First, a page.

Shumway’s catalog has a delightfully old-fashioned feeling to it. Plants are all illustrated, mostly in black-and-white. This encourages us to use our botanical imaginations. I like this contrast with what is offered by other companies. (However, I love realistic photos, too.)
We have indeed ordered from this company in the past and find the seeds to be of a very high, fresh quality.
Because of its retro-charm contrasted with many hard-to-find new varieties of seeds and plants, and coupled with reasonable prices, we have chosen R.H. Shumway as one of our top ten seed catalogs for 2018.
Here are our picks from the catalog. We need to limit ourselves to 10 picks, but there is a superabundance of enticing choices.
- Rainbow Beet Mix: I don’t have a lot of room to grow beets, and yet, each year, I end up with recipes that call for yellow or striped beets. Most of the time, I end up using red beets. This packet, attractively priced at $2.55, will give me a chance to get a little of each one I crave and need.
- Lemon Grass: It is next to impossible to conjure genuine Thai food without lemon grass. I have tried to grow it from seed—with no success. Luckily Shumway offers it as one of its rare herbs in plant-form.
- Clary Sage: This herb has a storied history; however, it is very hard to find Clary Sage seeds in commerce. The herb has both culinary and medicinal uses. I want to make a flower essence with its blooms.
- St. John’s Wort: It is also somewhat challenging to find seeds for this floriferous herb in commerce. It should be perennial, and I had quite a bit of it growing several years; unfortunately, it just died off, after one harsh winter. Yet, it is easy to grow from seed. I suggest potting some, too. St. John’s Wort is legendary for its anti-depressant qualities.
- Tixia Gooseberry: Again, due to climate change our gooseberries have fallen victim to crazy temperature fluctuations. I am not sure why this delectable berry is so overlooked in the marketplace. Clearly, for most of us, if you want gooseberries, you have to grow your own. This one promises very large red berries on thornless vines. I love that it is hardy down to— or should I say up to Zone 3? That is encouraging. (Plant.)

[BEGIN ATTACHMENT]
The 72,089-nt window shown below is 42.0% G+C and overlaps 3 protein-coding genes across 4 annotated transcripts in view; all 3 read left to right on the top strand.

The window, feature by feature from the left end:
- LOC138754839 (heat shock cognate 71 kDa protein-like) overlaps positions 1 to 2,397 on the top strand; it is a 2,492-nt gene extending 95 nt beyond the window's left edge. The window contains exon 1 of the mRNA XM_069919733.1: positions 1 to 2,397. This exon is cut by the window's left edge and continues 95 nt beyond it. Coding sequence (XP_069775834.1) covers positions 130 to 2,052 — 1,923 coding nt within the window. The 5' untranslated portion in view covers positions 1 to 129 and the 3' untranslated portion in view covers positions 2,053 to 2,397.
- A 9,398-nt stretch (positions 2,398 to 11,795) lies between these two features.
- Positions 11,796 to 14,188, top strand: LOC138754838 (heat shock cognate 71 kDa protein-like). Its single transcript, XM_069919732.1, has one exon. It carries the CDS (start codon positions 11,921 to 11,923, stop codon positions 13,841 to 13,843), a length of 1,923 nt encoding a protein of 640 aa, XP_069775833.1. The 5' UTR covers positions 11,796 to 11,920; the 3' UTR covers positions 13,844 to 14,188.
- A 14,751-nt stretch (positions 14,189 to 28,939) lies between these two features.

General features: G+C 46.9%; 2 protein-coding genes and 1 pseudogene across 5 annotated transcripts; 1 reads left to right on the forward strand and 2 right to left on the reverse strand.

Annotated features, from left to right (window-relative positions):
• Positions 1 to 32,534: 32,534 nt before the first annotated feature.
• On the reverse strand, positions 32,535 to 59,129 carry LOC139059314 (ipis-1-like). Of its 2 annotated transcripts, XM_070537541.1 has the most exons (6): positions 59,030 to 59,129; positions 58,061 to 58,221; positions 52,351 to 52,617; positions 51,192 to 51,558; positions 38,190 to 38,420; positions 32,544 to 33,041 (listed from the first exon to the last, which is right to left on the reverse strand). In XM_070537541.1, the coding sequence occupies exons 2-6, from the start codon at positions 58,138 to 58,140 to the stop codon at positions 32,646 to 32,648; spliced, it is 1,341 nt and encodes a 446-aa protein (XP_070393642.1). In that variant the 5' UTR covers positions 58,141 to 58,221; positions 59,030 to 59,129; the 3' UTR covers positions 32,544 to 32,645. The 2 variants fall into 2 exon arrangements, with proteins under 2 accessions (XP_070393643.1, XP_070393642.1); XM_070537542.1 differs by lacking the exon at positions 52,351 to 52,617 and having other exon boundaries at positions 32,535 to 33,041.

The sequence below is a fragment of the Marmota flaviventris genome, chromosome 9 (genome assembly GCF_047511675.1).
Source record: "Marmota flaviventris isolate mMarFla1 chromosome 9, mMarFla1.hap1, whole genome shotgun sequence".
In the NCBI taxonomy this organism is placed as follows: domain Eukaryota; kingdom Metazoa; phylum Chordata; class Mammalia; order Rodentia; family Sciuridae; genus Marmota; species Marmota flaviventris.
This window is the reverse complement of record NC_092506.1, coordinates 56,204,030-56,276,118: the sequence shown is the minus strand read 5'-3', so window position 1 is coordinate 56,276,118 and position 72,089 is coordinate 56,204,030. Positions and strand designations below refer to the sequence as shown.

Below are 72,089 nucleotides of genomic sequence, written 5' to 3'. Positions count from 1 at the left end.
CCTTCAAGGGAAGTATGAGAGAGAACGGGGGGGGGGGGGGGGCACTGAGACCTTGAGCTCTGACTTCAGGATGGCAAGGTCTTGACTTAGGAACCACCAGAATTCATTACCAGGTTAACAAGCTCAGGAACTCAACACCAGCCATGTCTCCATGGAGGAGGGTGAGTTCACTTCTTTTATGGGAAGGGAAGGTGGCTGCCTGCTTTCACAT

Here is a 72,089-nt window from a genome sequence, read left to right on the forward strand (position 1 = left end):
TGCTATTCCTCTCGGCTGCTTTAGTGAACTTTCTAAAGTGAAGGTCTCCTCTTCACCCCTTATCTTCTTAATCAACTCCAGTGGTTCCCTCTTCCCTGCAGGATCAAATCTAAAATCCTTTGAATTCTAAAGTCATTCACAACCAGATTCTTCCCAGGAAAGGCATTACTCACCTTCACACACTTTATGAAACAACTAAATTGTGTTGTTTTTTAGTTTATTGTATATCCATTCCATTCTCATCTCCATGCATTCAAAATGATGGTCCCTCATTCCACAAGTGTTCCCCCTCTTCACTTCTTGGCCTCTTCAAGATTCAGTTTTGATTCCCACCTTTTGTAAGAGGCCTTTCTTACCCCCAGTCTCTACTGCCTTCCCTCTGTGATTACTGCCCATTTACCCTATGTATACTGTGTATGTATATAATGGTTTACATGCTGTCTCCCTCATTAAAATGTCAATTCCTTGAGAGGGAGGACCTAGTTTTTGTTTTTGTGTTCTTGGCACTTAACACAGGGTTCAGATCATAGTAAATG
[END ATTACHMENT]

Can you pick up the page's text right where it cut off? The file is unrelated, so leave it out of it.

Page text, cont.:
- The American Cranberry: It is really good to know that cranberries don’t have to be grown in bogs; on the other hand, my backyard is definitely a wetland. I believe that cranberries will grow amazingly back there, while soaking up extra moisture. I also dream about homemade low-sugar cranberry jam and sauce. I am diabetic and really want to have cranberries in my diet every day since they are a super-fruit that particularly support heart health. Cranberries and stevia marry well. I just wonder why they have not married all that well on the mainstream year-round dinner plate. (Plant.)
- Lingonberry: We just had our DNA tests done. Look forward to blogs about the truly amazing results. I want seeds and plants from all the countries we engender. My husband thought he was German; however, he ends up having Scandinavian as his largest ethnic group. I am going to plant lingonberries in honor of my Viking husband. (plant). When we lived near Ikea in New Jersey, I used to like buying lingonberry products there.
- Nasturtium Caribbean Cocktail Mix: I plan on ordering at least 5 packets of these. The color selection is soft and somewhat rare. Don’t get me wrong, I adore bright nasturtiums. However, I am all about collecting nasturtiums and using them for dazzling contrast. I want the color spectrum here: The catalog description speaks of strawberries-and-cream and raspberry shades, pinks and bicolors.
- Day and Night Nasturtiums: For me, this is the ultimate yin/yang version of the nasturtium rainbow. It is all about the contrasts between the primrose yellow and mahogany blooms. This is a must have for nasturtium lovers.
- Morning Glory Sunspots: I also collect morning glories. Here we have a rare scarlet/orange flower, reminiscent of the sun and its spots. I have never encountered this variety before!
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R.H. Shumway Catalog Fulfillment Center
334 W. Stroud Street, Ste. 1
Copyright 2018 by Maria Jacketti